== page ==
- If the company is growing fast, the dividend is converted to equity.
- If the company isn’t growing as fast as desired, a $150,000 per year dividend is paid. As an example, after five years, with no dividend in the first year, $600,000 would be paid, and 20% of equity still owned (assuming no new investors).
- If the company is sold for $20 million after the fifth year, the 20% is worth $4 million, plus the $600,000 dividend, results in a $4,600,000 aggregate return on the $1 million invested.
- The $600,000 dividend doesn’t move the needle for the total return but does provide liquidity and mitigates complete write-off potential for the investors.
My guess is that we’ll continue to see the trends that caused the decline in the size of the venture capital industry and by providing new approaches, like this one, investors will be more interested in participating.
What do you think? Will a hybrid venture capital approach that provides dividends make it more appealing for some investors?
5 thoughts on “Will Future Venture Funds Include a Dividend Component”
Seems that venture capital is growing and they don’t care about dividends as this doesn’t produce the return expected by investors. Plus, they already have guaranteed intetest rate on their investment. Seems that a dividend would not be attractive to the businesses as it kind of goes against the value proposition of venture capital. In my experience, high dividend investments are specific to cash rich businesses that don’t have the exit potential/ attractiveness, or have no plans to sell in the foreseeable future or higher then normal returns are expected in the early vs later years. Maybe I am off base here but my quick reaction to the concept.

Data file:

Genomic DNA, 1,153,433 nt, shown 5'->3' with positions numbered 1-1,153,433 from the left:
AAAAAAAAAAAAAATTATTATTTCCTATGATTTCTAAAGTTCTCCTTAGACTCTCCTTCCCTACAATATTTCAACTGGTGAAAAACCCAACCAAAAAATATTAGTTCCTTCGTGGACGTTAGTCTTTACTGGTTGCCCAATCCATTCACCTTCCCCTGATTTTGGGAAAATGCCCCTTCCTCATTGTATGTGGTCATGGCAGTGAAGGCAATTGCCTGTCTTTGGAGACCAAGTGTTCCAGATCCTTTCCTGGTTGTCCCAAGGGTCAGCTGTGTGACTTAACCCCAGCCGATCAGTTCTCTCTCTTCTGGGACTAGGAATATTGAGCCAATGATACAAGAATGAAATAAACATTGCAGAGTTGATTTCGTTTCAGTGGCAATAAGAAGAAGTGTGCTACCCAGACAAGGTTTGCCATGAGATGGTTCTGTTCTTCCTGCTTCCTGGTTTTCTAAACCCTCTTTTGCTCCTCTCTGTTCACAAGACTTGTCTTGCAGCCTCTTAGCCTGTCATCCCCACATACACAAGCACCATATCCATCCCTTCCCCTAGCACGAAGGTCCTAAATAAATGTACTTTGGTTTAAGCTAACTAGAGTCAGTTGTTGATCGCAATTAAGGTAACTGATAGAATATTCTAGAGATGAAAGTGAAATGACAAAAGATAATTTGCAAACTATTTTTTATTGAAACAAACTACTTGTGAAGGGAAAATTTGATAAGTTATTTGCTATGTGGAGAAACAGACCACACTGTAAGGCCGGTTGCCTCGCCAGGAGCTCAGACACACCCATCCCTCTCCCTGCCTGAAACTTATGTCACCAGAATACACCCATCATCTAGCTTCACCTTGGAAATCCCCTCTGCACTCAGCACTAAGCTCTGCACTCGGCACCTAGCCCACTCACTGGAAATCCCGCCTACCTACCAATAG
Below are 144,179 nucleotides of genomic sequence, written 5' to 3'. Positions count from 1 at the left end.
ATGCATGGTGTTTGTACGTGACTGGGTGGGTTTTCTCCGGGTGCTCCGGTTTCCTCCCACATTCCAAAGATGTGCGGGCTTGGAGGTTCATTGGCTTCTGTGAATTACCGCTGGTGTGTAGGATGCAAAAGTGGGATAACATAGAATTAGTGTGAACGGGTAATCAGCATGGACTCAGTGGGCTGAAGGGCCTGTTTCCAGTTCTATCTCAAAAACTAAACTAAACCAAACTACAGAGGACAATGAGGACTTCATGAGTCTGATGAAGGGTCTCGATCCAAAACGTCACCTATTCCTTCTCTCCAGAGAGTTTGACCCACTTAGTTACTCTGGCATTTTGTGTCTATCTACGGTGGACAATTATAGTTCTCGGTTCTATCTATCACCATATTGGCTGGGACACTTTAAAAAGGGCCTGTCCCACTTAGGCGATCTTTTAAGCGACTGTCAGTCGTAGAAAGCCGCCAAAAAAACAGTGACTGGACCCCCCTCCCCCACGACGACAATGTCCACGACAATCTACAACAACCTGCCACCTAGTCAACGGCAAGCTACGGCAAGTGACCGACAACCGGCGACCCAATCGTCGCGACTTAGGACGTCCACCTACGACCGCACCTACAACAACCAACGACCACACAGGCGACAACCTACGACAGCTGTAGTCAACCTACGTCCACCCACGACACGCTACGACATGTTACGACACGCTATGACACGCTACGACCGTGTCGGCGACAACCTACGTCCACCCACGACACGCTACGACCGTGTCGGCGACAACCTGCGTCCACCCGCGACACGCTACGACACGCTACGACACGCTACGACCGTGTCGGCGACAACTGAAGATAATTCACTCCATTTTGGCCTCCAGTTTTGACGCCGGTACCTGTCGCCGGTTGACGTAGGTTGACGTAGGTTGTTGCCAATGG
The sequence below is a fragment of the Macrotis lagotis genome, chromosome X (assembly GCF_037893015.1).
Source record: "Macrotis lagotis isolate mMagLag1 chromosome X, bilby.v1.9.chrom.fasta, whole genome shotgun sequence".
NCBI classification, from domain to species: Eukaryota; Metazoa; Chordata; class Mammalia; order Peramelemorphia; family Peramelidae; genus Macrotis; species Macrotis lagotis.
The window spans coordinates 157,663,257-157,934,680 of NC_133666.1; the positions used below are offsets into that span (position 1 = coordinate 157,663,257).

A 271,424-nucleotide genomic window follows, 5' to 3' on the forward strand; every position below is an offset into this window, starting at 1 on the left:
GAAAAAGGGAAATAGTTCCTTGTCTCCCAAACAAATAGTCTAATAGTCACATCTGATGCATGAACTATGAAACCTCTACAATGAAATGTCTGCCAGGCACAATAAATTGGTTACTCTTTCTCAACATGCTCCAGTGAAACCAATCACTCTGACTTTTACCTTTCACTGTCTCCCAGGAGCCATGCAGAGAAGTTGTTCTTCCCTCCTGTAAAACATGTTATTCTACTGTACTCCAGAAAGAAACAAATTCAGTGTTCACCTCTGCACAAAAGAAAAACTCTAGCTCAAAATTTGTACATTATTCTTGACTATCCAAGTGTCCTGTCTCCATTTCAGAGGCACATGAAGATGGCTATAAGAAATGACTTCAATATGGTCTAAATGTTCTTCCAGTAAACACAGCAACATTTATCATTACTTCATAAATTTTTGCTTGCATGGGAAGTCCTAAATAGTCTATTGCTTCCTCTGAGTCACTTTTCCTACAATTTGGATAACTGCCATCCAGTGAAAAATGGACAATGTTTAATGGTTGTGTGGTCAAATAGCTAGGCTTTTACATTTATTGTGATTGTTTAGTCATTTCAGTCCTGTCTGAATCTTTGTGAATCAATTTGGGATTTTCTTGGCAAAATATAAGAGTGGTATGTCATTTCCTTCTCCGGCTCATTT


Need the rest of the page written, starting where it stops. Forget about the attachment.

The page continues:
Also, there is the concept in these deals of cumulative and non cumulative dividends. This is typically a point of negotiation as to weather the dividend is guaranteed or has to be declared annually based on business performance. Here is a great resource supporting that there has been an increase in deal flow recently quarter over quarter and over the prior period last year. The report was produced by PWC: http://www.nvca.org/index.php?option=com_docman&task=doc_download&gid=628
For VC to say they don’t care about dividends is merely sticking their fingers in their eas and saying “lalalalala”. VCs want a thriving tech IPO market and my daughter wants a pony. It just isn’t happening.
If VCs don’t pivot, they’re dead. Read Steve Blank’s latest
Maybe it won’t be as necessary for some business to even deal with VCs and losing equity. What about the guys from RevenueLoan (http://www.revenueloan.com/)? What do you think of their model?
I think other creative financing solutions like RevenueLoan make sense. I don’t think RL will ever be super popular but they can build a business. My gut says we’ll see more funds that limit their downside with more frequent cash dividends than historically as well as not as great upsides.